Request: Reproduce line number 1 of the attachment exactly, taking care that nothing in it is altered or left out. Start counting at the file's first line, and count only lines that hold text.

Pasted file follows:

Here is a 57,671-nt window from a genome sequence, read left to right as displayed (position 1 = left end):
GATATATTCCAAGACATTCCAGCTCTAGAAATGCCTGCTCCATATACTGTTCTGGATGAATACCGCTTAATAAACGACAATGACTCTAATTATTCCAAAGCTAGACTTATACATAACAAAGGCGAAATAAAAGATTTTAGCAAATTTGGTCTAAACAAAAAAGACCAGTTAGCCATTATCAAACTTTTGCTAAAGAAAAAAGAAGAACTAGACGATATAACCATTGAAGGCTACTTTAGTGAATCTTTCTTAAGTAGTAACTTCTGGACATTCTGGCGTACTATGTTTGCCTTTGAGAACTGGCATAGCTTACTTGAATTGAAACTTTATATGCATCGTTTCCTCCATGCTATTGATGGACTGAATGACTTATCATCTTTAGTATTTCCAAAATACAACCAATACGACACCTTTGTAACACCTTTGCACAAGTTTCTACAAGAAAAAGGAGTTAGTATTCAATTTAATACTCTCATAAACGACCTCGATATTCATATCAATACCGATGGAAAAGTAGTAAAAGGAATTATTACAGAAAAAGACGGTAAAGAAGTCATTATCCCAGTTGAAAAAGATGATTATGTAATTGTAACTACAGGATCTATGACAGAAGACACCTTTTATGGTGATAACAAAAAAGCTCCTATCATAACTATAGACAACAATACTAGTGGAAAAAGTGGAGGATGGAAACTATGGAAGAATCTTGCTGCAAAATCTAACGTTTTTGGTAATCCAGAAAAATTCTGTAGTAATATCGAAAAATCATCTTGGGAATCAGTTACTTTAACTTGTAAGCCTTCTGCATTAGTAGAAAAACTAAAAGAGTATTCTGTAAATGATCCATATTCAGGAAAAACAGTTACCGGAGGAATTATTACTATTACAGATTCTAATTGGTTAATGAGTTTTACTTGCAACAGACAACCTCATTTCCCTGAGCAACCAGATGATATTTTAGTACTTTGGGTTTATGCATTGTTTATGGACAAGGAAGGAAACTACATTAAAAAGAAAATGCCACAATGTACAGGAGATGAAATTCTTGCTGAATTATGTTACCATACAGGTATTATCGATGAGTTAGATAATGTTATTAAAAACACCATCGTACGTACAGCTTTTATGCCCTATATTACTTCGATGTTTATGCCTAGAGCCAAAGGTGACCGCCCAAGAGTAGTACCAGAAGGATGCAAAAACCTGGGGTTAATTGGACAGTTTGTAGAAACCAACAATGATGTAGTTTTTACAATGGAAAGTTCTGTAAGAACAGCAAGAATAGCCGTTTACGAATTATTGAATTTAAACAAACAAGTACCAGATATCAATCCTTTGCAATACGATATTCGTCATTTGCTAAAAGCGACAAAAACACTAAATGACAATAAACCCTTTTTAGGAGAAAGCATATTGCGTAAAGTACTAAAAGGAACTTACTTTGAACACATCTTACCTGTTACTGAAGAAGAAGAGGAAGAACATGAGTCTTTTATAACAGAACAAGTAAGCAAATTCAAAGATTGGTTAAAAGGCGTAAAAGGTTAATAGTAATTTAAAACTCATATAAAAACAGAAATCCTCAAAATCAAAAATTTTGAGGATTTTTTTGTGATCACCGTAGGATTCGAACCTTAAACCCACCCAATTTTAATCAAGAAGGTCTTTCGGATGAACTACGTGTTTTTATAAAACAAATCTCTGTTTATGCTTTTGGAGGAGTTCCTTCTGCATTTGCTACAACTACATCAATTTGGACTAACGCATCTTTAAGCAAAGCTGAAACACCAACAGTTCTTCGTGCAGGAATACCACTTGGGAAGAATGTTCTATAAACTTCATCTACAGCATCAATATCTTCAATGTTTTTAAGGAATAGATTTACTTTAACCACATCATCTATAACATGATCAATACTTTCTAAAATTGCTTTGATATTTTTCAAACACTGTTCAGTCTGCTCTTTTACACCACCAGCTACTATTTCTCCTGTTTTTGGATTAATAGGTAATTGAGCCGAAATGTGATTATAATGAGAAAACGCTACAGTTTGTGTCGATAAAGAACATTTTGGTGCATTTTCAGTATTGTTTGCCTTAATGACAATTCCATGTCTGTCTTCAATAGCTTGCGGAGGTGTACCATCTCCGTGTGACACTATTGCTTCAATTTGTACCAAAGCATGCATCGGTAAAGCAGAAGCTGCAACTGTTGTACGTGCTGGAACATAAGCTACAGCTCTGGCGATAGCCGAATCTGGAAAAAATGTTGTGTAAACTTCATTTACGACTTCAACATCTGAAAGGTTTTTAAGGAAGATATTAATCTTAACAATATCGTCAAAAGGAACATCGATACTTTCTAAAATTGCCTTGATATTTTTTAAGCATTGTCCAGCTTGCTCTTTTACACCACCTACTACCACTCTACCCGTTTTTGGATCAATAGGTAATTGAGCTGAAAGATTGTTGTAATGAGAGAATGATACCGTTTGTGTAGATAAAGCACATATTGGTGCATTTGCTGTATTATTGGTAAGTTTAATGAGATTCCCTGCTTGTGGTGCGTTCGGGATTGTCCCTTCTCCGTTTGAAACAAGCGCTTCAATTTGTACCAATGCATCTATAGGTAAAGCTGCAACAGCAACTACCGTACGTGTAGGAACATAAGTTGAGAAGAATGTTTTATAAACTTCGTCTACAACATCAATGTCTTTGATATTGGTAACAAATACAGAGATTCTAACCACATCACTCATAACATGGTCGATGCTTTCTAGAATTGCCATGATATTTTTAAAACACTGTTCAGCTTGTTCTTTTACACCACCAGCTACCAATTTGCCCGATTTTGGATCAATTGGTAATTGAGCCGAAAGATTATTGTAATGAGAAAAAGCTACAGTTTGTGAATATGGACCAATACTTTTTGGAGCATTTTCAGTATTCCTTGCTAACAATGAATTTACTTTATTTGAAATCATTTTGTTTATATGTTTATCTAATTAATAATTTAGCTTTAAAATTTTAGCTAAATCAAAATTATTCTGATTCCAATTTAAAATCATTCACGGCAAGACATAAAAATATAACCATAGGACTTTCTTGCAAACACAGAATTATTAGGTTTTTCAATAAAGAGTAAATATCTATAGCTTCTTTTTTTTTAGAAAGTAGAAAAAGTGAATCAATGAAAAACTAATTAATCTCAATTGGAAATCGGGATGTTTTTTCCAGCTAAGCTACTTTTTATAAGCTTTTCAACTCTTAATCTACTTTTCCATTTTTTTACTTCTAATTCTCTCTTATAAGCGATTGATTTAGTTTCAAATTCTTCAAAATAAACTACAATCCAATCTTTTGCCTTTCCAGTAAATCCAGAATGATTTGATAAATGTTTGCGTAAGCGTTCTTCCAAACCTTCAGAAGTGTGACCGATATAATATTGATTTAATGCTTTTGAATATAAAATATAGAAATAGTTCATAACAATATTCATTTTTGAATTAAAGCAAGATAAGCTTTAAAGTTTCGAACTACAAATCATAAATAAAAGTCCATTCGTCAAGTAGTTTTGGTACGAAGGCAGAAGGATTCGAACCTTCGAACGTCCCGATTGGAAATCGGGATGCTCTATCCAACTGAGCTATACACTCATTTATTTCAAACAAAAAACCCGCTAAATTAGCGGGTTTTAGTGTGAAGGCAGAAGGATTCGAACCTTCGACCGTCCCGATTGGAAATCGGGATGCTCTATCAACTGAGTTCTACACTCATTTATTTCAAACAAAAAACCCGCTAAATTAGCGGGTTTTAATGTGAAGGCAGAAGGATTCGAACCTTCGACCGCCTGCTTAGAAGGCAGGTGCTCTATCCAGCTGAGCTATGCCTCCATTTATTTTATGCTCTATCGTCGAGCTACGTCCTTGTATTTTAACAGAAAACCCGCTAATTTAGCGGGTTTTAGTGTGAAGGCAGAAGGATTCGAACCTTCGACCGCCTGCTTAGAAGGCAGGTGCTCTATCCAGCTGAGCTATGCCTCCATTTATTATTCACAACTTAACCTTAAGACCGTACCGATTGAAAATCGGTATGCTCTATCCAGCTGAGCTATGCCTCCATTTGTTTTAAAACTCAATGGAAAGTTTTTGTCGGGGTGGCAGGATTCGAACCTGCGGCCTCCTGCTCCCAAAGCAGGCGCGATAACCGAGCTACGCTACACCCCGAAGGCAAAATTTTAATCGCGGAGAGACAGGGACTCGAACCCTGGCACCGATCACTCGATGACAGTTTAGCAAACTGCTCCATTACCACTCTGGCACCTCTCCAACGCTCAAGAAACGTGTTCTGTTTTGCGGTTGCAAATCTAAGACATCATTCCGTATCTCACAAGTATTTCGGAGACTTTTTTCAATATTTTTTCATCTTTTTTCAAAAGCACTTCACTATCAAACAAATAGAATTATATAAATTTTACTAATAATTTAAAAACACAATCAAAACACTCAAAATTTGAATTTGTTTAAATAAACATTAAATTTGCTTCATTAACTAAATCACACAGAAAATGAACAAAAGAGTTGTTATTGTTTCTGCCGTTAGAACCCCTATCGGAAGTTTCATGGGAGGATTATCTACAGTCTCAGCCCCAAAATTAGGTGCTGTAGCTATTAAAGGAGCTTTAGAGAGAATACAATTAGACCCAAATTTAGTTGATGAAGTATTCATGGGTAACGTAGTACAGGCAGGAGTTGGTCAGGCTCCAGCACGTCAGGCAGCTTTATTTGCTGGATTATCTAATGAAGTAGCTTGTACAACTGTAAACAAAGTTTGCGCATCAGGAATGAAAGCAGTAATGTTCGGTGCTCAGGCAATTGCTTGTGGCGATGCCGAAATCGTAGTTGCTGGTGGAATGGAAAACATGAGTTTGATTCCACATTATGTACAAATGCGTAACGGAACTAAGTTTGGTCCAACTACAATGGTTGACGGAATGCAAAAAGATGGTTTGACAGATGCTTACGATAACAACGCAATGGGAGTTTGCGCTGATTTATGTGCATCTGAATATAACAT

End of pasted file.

Here is a 57,671-nt window from a genome sequence, read left to right as displayed (position 1 = left end):